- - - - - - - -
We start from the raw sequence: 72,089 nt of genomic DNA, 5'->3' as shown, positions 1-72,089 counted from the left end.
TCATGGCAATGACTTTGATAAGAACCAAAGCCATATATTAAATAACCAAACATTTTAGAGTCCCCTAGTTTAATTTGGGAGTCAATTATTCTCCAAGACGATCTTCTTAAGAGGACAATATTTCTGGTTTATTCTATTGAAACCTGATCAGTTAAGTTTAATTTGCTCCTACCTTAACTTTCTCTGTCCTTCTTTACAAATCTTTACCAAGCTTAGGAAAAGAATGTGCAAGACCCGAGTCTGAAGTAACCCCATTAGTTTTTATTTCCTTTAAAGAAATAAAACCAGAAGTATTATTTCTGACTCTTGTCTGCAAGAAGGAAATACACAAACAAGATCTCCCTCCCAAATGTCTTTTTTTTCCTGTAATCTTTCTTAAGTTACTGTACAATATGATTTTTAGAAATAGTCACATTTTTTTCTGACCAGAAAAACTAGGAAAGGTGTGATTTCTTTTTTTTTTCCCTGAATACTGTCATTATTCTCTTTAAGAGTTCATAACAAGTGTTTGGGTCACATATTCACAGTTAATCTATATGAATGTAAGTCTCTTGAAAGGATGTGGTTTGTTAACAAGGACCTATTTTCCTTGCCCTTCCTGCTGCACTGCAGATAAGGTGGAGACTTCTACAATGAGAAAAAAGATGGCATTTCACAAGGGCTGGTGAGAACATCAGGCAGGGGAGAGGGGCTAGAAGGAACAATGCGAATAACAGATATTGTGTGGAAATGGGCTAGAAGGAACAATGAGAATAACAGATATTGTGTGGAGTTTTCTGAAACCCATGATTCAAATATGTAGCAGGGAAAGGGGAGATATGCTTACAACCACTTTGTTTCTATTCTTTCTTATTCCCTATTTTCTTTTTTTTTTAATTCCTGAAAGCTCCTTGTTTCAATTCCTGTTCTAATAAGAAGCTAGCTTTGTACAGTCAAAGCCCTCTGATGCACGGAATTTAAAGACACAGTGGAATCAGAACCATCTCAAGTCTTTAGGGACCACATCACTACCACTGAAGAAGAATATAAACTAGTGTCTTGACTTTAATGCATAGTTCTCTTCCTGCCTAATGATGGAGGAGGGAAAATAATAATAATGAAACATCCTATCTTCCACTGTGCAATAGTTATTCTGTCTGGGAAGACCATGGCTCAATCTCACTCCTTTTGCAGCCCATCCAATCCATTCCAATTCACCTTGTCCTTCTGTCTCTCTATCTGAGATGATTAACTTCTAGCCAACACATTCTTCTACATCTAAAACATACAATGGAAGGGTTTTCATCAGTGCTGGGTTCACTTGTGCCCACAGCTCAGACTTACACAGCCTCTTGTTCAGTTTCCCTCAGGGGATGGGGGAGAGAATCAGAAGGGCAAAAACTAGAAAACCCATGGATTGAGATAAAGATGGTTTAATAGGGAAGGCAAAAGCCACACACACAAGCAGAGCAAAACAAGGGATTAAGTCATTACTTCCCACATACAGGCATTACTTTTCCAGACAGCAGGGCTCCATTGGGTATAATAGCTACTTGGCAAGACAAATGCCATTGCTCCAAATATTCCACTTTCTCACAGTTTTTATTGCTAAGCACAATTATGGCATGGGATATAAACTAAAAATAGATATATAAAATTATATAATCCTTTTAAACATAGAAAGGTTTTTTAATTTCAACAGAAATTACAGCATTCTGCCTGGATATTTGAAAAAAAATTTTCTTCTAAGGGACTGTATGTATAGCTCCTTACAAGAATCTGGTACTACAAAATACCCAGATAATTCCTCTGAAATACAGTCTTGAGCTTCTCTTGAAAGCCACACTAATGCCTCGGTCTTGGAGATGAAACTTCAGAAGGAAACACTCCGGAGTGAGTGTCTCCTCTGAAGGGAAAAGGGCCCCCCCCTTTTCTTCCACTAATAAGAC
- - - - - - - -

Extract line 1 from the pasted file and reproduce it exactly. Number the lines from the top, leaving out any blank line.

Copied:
We start from the raw sequence: 72,089 nt of genomic DNA, 5'->3' as shown, positions 1-72,089 counted from the left end.